As described so far, BS cells 36 and core logic 34 represent conventional BS cells and core logic sections. Furthermore, BSIC 28 includes test access port (TAP) controller 44, state decoder 46, instruction register 48, and instruction register decoder 50 similar or identical to those known in the art. BSIC 28 may also include other registers 52, such as an ID register, data register, bypass register etc., which are well known.
Instruction register 48 and other registers 52 couple in parallel across the input and output of Boundary-Scan register 38. Registers 48 and 52 represent shift registers receiving input data from TDI pin 40 and supplying output data through TDO pin 42. Parallel outputs from instruction register 48 couple to inputs of instruction register decoder 50. Thus, instruction register decoder 50 determines which instruction may be currently active for BSIC 28.
Test mode select (TMS) and test clock signals are applied at TMS and TCK pins 54, 56, respectively. Pins 54, 56 couple to TAP controller 44 and couple in parallel among the various BSICs 28 included in system 10 (FIG. 1). TMS and TCK signals are generated by Boundary-Scan master 22 (FIG. 1). TAP controller 44 represents a state machine sequencing between various states in response to the TMS signal logic level when clocked by the TCK signal. An output of TAP controller 44 couples to an input of state decoder 46. State decoder 46 determines when various states are executed by TAP controller 44.
FIG. 3 is a state diagram depicting various states in which TAP controller 44 operates. These states, well known in the art, are briefly discussed below. Activities occurring during these states (FIG. 2) as a result of mode selection logic 58 permit BSIC 28 to operate in accordance with the teaching of the present invention. Mode selection logic 58 receives inputs from instruction register decoder 50 and state decoder 46 and responds by generating the above-discussed MODE signal, which controls coupling of core logic 34 to, and isolation of core logic 34 from, pins 30, 32 through BS cells 36.
The state of the TMS signal present at pin 54 when clocked by the TCK signal controls the sequencing of TAP controller 44 through its various states, summarized below. When TAP controller 44 is in Test-Logic-Reset state 60 (FIG. 3), it remains in state 60 when the TMS signal is high ("1") but moves to Run-Test/Idle state 62 when the TMS signal is low ("0"). When TAP controller 44 is in Run-Test/Idle state 62, it remains in state 62 when the TMS signal is low but moves to Select-DR-Scan state 64 when the TMS signal is high.
When TAP controller 44 is in state 64, program control moves to Capture-DR state 66 when the TMS signal is low but moves to Select-IR-Scan state 68 when the TMS signal is high. When TAP controller 44 is in state 68, program control moves to Capture-IR state 70 when the TMS signal is low but moves back to Test-Logic-Reset state 60 when the TMS signal is high. When TAP controller 44 is in state 70, program control moves to Shift-IR state 72 when the TMS signal is low but moves to an Exit1-IR state 74 when the TMS signal is high. When TAP controller 44 is in state 72, program control remains in state 72 when the TMS signal is low but moves to Exit1-IR state 74 when the TMS signal is high. When TAP controller 44 is in state 74, program control moves to Pause-IR state 76 when the TMS signal is low but moves to an Update-IR state 78 when the TMS signal is high. When TAP controller 44 is in state 76, program control remains in state 76 when the TMS signal is low but moves to an Exit2-IR state 80 when the TMS signal is high. When TAP controller 44 is in state 80, program control moves back to Shift-IR state 72 when the TMS signal is low but moves to Update-IR state 78 when the TMS signal is high. When TAP controller 44 is in state 78, program control returns to Run-Test/Idle state 62 when the TMS signal is low and returns to Select-DR-Scan state 64 when the TMS signal is high.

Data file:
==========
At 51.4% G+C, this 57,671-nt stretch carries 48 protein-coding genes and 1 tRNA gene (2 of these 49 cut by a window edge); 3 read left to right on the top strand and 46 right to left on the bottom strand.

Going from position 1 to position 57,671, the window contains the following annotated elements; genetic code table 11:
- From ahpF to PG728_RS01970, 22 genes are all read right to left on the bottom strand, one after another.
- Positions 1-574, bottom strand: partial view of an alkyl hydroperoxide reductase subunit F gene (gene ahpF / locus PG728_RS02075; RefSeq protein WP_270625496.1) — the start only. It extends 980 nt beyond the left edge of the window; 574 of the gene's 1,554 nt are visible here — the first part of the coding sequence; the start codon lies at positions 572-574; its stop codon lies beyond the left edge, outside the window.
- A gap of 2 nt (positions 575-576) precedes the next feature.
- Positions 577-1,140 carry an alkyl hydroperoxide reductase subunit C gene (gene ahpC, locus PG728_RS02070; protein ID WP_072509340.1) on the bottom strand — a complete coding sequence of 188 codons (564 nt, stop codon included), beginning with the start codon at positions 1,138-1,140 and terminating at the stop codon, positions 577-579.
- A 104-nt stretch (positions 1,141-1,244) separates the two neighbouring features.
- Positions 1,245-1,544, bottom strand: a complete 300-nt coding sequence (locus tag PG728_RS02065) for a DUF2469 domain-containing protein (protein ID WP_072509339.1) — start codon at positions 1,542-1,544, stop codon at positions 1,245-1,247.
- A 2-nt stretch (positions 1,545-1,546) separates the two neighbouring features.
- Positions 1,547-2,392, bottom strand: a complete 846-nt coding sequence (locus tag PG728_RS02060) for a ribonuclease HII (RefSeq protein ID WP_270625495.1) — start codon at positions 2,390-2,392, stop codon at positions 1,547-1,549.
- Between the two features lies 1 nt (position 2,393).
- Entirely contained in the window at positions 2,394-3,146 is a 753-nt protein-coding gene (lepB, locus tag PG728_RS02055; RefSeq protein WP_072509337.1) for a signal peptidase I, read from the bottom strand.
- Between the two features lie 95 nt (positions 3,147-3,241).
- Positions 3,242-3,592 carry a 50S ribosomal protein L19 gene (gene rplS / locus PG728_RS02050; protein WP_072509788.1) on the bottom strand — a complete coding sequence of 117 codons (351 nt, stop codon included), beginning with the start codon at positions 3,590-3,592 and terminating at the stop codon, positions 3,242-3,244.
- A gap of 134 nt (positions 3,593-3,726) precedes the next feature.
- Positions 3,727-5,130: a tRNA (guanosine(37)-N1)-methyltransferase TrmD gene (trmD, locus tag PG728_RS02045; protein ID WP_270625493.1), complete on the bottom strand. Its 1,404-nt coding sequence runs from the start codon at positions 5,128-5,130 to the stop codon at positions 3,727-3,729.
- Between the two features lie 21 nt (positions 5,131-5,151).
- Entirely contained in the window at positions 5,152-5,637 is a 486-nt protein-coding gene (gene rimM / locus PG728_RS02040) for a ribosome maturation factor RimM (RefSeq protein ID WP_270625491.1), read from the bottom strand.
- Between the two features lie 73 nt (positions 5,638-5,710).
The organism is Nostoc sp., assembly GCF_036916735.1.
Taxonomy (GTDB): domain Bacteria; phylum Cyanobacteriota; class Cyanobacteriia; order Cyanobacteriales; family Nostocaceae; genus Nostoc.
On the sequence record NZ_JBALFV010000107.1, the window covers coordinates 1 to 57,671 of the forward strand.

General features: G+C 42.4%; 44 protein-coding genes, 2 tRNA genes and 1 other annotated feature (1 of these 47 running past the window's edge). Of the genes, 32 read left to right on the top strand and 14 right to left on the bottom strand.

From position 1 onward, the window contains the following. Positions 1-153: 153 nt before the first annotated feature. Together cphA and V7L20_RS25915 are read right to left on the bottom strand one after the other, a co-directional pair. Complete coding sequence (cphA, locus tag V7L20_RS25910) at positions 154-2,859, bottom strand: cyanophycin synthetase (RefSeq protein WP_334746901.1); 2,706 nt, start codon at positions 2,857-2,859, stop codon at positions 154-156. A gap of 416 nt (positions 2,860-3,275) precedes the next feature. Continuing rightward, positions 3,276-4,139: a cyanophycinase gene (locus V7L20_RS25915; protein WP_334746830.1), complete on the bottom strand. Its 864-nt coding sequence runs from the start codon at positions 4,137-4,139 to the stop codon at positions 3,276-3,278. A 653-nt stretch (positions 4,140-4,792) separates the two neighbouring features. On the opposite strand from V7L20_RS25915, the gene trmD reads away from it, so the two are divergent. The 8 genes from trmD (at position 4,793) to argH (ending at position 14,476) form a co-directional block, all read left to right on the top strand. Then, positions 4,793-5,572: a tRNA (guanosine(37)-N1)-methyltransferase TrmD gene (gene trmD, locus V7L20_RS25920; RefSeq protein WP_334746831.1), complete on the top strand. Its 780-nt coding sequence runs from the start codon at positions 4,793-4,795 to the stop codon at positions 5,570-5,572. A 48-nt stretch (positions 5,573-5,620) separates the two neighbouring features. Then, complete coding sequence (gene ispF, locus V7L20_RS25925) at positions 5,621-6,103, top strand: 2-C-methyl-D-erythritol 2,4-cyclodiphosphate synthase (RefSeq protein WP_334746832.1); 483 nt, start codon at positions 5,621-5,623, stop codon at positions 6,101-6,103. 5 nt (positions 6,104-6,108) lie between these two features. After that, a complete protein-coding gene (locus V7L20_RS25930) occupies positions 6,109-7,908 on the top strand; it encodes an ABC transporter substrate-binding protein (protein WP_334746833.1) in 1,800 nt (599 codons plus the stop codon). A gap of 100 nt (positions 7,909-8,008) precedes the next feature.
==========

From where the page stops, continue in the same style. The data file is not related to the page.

When TAP controller 44 is in Capture-DR state 66, program control moves to Shift-DR state 82 when the TMS signal is low but moves to Exit1-DR state 84 when the TMS signal is high. When TAP controller 44 is in state 82, program control remains in state 82 when the TMS signal is low but moves to Exit1-DR state 84 when the TMS signal is high. When TAP controller 44 is in state 84, program control moves to Pause-DR state 86 when the TMS signal is low but moves to an Update-DR state 88 when the TMS signal is high. When TAP controller 44 is in state 86, program control remains in state 86 when the TMS signal is low but moves to an Exit2-DR state 90 when the TMS signal is high. When TAP controller 44 is in state 90, program control moves back to Shift-DR state 82 when the TMS signal is low but moves to Update-DR state 88 when the TMS signal is high. When TAP controller 44 is in state 88, program control returns to Run-Test/Idle state 62 when the TMS signal is low and returns to Select-DR-Scan state 64 when the TMS signal is high.
Although these states for TAP controller 44 (FIG. 2) are well known, activities occurring during these states as a result of mode selection logic 58 permit BSIC 28 to operate in accordance with the teaching of the present invention. In particular, these activities relate to the operation of BSIC 28 while system action instructions are active. BSIC 28 then operates in a pin-permission mode. Instructions become active as TAP controller 44 passes through Update-IR state 78. These system action instructions are known and include EXTEST, INTEST, RUNBIST, CLAMP, and HIGHZ instructions. Generally speaking, system action instructions require Boundary-Scan testing to influence signals at pins 30, 32 (FIG. 2). In contrast, when non-system action instructions are active, BSIC 28 operates in a non-invasive mode. Non-system action instructions include BYPASS, SAMPLE/PRELOAD, IDCODE, and USERCODE instructions. When non-system action instructions are active, data may be shifted through chain 24 (FIG. 1) without influencing signals present on pins 30, 32 or system operations of BSICs 28 in system 10.